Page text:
Cataloguing types of spider webs. Enlarge
Panasonic is spending some of the profits from all the Viera TVs and Lumix cameras we're buying in a socially responsible manner by taking up a scientific sponsorship with the Australian Museum.
The company has committed to providing equipment and financial support for its research into issues impacting Australia's ecosystems such as climate change, habitat loss and introduced pests.
One of the Australian Museum's projects to benefit from the relationship is the BugWise Web2Spider program, where Panasonic Toughbooks will help scientists in the field collect data on insects and spiders to help determine the health of the environment. Invertebrates play an important role in pollination, nutrient recycling and population control in natural ecosystems, and the team is developing a database of different web types that helps monitor which spider genera are present in an ecosystem. The BugWise program is also being used as an educational tool through schools and the National Parks Association.
Olympic swimmer Ky Hurst will be promoting the work of the research scientists at the Australian Museum. Enlarge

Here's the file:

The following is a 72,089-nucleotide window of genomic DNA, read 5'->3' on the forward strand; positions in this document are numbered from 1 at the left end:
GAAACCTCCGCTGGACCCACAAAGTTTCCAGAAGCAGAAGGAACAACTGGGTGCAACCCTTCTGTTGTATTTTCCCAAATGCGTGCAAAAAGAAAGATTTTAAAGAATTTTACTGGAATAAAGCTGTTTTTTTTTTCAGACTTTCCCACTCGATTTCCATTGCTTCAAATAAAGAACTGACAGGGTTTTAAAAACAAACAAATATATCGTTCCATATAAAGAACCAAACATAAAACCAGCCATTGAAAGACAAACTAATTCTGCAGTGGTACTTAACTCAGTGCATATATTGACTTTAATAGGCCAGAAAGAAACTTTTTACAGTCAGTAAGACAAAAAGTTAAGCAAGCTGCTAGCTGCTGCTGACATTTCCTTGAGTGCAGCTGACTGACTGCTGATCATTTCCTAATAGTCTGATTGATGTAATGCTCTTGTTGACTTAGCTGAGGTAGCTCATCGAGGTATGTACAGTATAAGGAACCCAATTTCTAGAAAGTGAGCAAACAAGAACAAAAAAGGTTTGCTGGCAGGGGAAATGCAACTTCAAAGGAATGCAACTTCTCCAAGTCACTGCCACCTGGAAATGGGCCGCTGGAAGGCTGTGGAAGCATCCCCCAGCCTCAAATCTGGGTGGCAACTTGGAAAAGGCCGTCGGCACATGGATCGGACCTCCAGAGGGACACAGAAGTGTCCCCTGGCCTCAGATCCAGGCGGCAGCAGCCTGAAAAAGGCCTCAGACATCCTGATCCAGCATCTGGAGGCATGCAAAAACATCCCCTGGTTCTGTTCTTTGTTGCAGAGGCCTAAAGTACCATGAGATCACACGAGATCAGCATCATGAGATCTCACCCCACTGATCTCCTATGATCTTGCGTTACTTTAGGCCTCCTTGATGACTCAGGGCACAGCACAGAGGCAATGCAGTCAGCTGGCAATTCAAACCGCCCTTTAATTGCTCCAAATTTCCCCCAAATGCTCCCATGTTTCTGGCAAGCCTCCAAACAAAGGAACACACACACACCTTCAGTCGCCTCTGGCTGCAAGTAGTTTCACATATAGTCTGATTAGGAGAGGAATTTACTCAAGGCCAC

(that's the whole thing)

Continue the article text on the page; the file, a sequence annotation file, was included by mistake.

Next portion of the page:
Lumix digital cameras with waterproof casings will also be used at the Australian Museum's Lizard Island Research Station in its work on barcoding the DNA of coral reef fish. The Barcode of Life project based there is part of a global program that aims to create a database of DNA barcodes of 500,000 species within five years. Underwater documentation is important, as marine specimens rapidly deteriorate and lose their shape and colour once they are taken out of the water. Underwater films taken will also be uploaded to the Australian Museum's website.
Although there were no movie stars or ex-reality show contestants at the function to announce the sponsorship, Ky Hurst, a Panasonic Ambassador and member of the Australian Olympic team was on hand to lend celebrity cred. Hurst, a winner of seven Australian ironman titles, will be competing in the 10km Open Water swimming event at the 2008 Beijing Olympic Games. The dedicated ocean swimmer and surfer will be working with the Australian Museum to promote its research and the importance of sustaining our marine, reef, and coastal environment.
The sponsorship ties in with the new Surviving Australia exhibition at the museum that focuses on Australia's animal inhabitants and their adaptation over millions of years of changing climate and landscape. It is a permanent exhibition and is free with general Museum entry.